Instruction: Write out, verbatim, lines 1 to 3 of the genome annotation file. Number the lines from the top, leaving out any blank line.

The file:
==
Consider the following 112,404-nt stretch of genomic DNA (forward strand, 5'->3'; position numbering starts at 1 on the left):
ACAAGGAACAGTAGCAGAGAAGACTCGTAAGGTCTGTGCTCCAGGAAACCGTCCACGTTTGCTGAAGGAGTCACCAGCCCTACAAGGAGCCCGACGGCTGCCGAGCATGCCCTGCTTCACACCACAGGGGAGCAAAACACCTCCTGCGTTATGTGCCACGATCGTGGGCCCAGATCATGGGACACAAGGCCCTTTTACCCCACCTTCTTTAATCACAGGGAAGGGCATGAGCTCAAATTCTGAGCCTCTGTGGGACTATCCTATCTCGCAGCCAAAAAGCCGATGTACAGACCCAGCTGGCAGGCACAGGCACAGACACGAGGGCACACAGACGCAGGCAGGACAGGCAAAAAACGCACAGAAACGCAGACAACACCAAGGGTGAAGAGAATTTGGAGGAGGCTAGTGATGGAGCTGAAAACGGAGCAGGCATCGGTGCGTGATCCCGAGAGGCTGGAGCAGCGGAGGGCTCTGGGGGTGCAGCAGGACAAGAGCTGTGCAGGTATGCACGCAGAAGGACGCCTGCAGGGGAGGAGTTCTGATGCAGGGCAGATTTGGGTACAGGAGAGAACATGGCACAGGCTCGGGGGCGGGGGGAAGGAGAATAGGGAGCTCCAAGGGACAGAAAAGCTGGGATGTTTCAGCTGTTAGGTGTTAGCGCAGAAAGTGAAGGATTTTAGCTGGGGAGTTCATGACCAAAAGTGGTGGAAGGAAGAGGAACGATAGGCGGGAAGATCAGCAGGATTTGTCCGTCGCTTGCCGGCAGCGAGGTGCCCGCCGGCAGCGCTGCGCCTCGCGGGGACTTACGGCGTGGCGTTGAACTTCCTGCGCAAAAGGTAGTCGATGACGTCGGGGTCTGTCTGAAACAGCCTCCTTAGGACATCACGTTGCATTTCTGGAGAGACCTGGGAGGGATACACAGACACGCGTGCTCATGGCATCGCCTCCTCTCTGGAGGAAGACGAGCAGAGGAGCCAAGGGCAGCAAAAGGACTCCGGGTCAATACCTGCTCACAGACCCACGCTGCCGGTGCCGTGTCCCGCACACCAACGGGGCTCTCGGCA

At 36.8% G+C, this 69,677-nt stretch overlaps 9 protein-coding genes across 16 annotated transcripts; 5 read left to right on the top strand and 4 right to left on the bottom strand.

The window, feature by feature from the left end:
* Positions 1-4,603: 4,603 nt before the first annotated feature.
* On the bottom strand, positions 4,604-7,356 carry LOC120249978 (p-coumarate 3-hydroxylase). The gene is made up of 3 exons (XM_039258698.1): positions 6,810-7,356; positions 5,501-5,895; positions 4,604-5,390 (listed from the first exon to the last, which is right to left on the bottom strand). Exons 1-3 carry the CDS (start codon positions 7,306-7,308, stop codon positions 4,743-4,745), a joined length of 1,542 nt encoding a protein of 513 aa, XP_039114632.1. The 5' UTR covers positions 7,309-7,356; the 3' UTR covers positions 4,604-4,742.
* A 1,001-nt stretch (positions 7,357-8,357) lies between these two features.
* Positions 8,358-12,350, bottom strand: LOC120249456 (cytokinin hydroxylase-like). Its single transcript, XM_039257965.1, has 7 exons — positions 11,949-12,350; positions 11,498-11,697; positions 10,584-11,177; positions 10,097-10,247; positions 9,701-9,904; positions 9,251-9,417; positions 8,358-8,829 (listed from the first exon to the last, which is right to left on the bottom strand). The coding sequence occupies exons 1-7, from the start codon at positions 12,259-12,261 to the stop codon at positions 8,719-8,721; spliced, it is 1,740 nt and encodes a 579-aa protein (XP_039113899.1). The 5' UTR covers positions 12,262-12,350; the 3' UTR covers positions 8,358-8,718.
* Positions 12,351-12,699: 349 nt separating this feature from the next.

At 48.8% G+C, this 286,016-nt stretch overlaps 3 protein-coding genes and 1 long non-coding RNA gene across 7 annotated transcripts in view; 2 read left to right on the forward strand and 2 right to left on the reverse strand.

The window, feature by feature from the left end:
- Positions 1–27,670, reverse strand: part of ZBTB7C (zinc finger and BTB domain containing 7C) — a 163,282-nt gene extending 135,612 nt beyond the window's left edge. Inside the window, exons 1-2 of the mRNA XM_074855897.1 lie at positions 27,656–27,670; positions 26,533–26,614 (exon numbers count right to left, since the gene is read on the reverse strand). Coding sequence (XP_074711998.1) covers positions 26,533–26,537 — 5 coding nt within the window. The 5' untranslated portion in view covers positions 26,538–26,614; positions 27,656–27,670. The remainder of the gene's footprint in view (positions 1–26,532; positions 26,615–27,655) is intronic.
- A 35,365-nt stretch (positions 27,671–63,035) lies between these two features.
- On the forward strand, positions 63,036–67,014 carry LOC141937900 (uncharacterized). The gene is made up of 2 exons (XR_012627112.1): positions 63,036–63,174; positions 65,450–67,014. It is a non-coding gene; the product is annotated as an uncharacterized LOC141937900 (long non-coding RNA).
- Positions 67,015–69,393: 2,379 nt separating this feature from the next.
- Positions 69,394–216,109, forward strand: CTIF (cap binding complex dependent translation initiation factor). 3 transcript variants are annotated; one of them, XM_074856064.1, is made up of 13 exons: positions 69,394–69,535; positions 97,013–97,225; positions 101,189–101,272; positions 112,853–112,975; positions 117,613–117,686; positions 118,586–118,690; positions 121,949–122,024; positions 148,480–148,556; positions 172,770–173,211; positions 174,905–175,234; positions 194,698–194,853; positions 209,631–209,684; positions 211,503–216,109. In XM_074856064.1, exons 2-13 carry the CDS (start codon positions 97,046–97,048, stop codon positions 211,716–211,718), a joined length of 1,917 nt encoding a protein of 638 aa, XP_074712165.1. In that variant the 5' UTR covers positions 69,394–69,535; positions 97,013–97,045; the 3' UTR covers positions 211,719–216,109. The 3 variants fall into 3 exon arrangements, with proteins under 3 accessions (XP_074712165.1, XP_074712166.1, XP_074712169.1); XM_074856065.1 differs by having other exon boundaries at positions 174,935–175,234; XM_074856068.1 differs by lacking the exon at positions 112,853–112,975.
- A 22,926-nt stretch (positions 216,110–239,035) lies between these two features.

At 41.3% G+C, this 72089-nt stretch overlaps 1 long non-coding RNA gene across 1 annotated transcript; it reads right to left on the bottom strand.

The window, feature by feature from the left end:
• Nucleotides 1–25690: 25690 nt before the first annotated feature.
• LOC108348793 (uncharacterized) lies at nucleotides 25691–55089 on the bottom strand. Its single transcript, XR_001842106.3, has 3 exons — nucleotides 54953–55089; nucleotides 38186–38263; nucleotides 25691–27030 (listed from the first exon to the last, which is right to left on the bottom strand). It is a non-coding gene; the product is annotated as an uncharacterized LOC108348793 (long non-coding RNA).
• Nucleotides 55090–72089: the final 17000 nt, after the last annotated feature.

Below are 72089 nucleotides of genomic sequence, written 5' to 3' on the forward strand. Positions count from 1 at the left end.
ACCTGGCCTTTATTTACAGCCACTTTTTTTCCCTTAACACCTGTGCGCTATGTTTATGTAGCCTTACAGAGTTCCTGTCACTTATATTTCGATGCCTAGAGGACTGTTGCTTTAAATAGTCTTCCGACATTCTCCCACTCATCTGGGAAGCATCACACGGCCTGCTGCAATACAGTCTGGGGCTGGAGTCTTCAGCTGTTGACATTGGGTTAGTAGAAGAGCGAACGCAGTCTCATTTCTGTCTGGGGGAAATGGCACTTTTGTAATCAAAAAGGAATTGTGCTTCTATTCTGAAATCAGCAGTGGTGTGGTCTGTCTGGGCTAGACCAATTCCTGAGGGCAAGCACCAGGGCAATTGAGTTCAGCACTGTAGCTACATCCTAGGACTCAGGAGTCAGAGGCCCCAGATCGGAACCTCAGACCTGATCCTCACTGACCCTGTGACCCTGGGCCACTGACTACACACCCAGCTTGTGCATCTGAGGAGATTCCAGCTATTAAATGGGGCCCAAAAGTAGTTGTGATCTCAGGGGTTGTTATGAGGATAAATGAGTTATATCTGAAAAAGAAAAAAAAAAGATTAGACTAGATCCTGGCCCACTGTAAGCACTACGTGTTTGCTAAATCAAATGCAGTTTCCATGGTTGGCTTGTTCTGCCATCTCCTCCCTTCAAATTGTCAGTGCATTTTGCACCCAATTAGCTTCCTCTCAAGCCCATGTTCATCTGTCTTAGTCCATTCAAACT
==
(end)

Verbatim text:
Consider the following 112,404-nt stretch of genomic DNA (forward strand, 5'->3'; position numbering starts at 1 on the left):
ACAAGGAACAGTAGCAGAGAAGACTCGTAAGGTCTGTGCTCCAGGAAACCGTCCACGTTTGCTGAAGGAGTCACCAGCCCTACAAGGAGCCCGACGGCTGCCGAGCATGCCCTGCTTCACACCACAGGGGAGCAAAACACCTCCTGCGTTATGTGCCACGATCGTGGGCCCAGATCATGGGACACAAGGCCCTTTTACCCCACCTTCTTTAATCACAGGGAAGGGCATGAGCTCAAATTCTGAGCCTCTGTGGGACTATCCTATCTCGCAGCCAAAAAGCCGATGTACAGACCCAGCTGGCAGGCACAGGCACAGACACGAGGGCACACAGACGCAGGCAGGACAGGCAAAAAACGCACAGAAACGCAGACAACACCAAGGGTGAAGAGAATTTGGAGGAGGCTAGTGATGGAGCTGAAAACGGAGCAGGCATCGGTGCGTGATCCCGAGAGGCTGGAGCAGCGGAGGGCTCTGGGGGTGCAGCAGGACAAGAGCTGTGCAGGTATGCACGCAGAAGGACGCCTGCAGGGGAGGAGTTCTGATGCAGGGCAGATTTGGGTACAGGAGAGAACATGGCACAGGCTCGGGGGCGGGGGGAAGGAGAATAGGGAGCTCCAAGGGACAGAAAAGCTGGGATGTTTCAGCTGTTAGGTGTTAGCGCAGAAAGTGAAGGATTTTAGCTGGGGAGTTCATGACCAAAAGTGGTGGAAGGAAGAGGAACGATAGGCGGGAAGATCAGCAGGATTTGTCCGTCGCTTGCCGGCAGCGAGGTGCCCGCCGGCAGCGCTGCGCCTCGCGGGGACTTACGGCGTGGCGTTGAACTTCCTGCGCAAAAGGTAGTCGATGACGTCGGGGTCTGTCTGAAACAGCCTCCTTAGGACATCACGTTGCATTTCTGGAGAGACCTGGGAGGGATACACAGACACGCGTGCTCATGGCATCGCCTCCTCTCTGGAGGAAGACGAGCAGAGGAGCCAAGGGCAGCAAAAGGACTCCGGGTCAATACCTGCTCACAGACCCACGCTGCCGGTGCCGTGTCCCGCACACCAACGGGGCTCTCGGCA

At 36.8% G+C, this 69,677-nt stretch overlaps 9 protein-coding genes across 16 annotated transcripts; 5 read left to right on the top strand and 4 right to left on the bottom strand.